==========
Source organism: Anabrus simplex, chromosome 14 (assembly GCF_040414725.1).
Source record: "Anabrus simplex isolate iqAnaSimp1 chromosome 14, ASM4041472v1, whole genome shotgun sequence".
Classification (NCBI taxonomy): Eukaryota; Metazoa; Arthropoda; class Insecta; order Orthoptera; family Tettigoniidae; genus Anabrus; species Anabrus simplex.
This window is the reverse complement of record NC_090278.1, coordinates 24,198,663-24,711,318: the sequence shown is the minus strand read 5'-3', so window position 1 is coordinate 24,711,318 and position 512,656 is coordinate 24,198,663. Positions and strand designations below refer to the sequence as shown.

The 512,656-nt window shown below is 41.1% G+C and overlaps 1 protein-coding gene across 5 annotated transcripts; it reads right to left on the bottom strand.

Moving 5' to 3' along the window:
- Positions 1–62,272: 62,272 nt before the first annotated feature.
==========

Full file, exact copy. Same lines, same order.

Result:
Source organism: Anabrus simplex, chromosome 14 (assembly GCF_040414725.1).
Source record: "Anabrus simplex isolate iqAnaSimp1 chromosome 14, ASM4041472v1, whole genome shotgun sequence".
Classification (NCBI taxonomy): Eukaryota; Metazoa; Arthropoda; class Insecta; order Orthoptera; family Tettigoniidae; genus Anabrus; species Anabrus simplex.
This window is the reverse complement of record NC_090278.1, coordinates 24,198,663-24,711,318: the sequence shown is the minus strand read 5'-3', so window position 1 is coordinate 24,711,318 and position 512,656 is coordinate 24,198,663. Positions and strand designations below refer to the sequence as shown.

The 512,656-nt window shown below is 41.1% G+C and overlaps 1 protein-coding gene across 5 annotated transcripts; it reads right to left on the bottom strand.

Moving 5' to 3' along the window:
- Positions 1–62,272: 62,272 nt before the first annotated feature.